Six Sigma: Innovation-killer?

Arik Johnson’s e-newsletter — “ReconG2 Weekly” (15 October 2007) — from Aurora Worldwide Development Corp. (a competitive intelligence firm) asks this question: Have you ever considered that innovation only really happens when companies make mistakes?

What then happens when organizations become so obsessed with quality and performance — for example, the Six Sigma revolution of the past few years — that mistakes are specifically engineered out of the system?

Consider, for example, the oft-told story behind 3M’s Post-it Notes, after its inventor, Art Fry, spent years searching for a valuable application of an oddball new adhesive that wouldn’t stay stuck before the product finally went into production in 1980.

Fast forward 20 years and you would find that “Spirit of Innovation” under the decidedly more results-oriented gaze of CEO Jim McNerney, where during his tenure from 2000 to 2005 the company became a kind of poster child for Six Sigma….

But today’s 3M finds CEO George Buckley and his management rolling back many of the company’s Six Sigma initiatives, having found the program incompatible with the spirit of innovation that made 3M great in the first place.

Invention, after all, is inherently risky, wasteful and chaotic… exactly the conditions Six Sigma seeks to eliminate.

BusinessWeek (11 June 2007) covered the same territory in a story headlined “3M: A Struggle Between Efficiency and Creativity” (excerpts below):

Buckley … is just the kind of guy who has traditionally thrived at 3M. It was one of the pillars of the “3M Way” that workers could seek out funding from a number of company sources to get their pet projects off the ground. Official company policy allowed employees to use 15% of their time to pursue independent projects. The company explicitly encouraged risk and tolerated failure. 3M’s creative culture foreshadowed the one that is currently celebrated unanimously at Google.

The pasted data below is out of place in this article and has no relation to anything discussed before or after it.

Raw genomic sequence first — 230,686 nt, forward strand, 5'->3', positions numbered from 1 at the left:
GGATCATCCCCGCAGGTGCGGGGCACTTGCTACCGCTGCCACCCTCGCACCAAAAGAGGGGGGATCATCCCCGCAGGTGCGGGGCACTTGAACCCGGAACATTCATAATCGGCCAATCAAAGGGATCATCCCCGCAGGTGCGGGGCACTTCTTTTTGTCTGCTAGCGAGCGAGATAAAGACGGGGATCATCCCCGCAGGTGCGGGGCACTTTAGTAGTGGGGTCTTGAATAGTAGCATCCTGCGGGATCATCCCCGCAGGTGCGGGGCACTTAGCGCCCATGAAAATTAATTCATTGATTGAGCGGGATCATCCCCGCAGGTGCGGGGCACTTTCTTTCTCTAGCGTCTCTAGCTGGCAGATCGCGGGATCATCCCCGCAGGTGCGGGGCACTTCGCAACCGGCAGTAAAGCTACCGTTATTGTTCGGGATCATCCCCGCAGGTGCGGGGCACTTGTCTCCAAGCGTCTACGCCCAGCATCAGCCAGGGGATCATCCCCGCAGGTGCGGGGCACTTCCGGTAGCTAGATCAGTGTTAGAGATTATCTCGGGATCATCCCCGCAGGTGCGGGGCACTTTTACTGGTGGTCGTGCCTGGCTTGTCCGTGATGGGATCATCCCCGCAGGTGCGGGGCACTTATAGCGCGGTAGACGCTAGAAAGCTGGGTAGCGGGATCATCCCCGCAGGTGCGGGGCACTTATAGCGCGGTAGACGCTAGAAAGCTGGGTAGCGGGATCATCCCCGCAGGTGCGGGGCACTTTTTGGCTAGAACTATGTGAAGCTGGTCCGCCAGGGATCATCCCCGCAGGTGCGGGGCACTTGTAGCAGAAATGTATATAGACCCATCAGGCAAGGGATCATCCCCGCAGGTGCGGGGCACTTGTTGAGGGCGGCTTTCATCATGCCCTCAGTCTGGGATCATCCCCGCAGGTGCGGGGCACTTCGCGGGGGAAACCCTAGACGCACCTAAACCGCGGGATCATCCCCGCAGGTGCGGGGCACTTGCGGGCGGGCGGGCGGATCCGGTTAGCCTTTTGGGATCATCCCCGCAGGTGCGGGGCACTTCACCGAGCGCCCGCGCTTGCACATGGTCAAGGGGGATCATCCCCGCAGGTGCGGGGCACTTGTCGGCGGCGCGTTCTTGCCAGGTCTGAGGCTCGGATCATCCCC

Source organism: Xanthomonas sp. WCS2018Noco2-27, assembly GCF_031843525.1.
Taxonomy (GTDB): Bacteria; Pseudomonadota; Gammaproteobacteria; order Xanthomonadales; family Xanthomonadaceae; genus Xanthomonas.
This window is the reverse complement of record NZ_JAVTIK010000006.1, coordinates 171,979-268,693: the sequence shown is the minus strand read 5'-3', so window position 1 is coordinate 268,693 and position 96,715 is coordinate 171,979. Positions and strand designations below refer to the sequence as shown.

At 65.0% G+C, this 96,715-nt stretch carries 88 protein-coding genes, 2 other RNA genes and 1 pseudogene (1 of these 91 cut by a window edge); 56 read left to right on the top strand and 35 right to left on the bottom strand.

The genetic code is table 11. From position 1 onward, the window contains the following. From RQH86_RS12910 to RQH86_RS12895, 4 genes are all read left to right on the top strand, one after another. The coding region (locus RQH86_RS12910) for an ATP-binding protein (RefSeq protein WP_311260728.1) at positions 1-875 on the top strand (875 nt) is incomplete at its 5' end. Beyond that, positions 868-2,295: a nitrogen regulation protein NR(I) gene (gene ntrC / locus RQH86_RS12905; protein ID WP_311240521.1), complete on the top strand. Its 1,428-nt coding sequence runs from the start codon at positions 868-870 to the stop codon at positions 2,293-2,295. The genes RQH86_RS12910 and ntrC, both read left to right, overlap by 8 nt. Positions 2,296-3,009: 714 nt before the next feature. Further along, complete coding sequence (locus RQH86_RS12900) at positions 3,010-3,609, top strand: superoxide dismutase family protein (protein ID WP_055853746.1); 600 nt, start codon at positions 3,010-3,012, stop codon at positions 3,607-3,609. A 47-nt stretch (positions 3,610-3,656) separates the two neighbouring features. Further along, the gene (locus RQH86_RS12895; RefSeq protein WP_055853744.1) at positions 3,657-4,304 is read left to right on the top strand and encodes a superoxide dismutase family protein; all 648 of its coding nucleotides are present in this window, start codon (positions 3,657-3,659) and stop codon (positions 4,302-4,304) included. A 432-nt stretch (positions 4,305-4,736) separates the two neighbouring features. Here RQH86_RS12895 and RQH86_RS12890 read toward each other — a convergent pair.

To help get the creative juices flowing, Buckley is opening the money spigot — hiking spending on R&D, acquisitions, and capital expenditures. The overall R&D budget will grow 20% this year, to $1.5 billion. Even more significant than the increase in money is Buckley’s reallocation of those funds. He’s funneling cash into what he calls “core” areas of 3M technology, 45 in all, from abrasives to nanotechnology to flexible electronics.

Quietly, the McNerney legacy is being revised at 3M. While there is no doubt the former CEO brought some positive change to the company, many workers say they are reinvigorated now that the corporate emphasis has shifted from profitability and process discipline to growth and innovation. Timm Hammond, the director of strategic business development, says “[Buckley] has brought back a spark around creativity.” Adds Bob Anderson, a business director in 3M’s radio frequency identification division: “We feel like we can dream again.”

Related articles (pro and con and in the middle):
TQM, ISO 9000, Six Sigma: Do Process Management Programs Discourage Innovation?
Does Six Sigma Stifle Innovation?
Innovation and Six Sigma Go Hand in Hand
Six Sigma and Business Innovation: Process or Passion?
Six Sigma and Innovation

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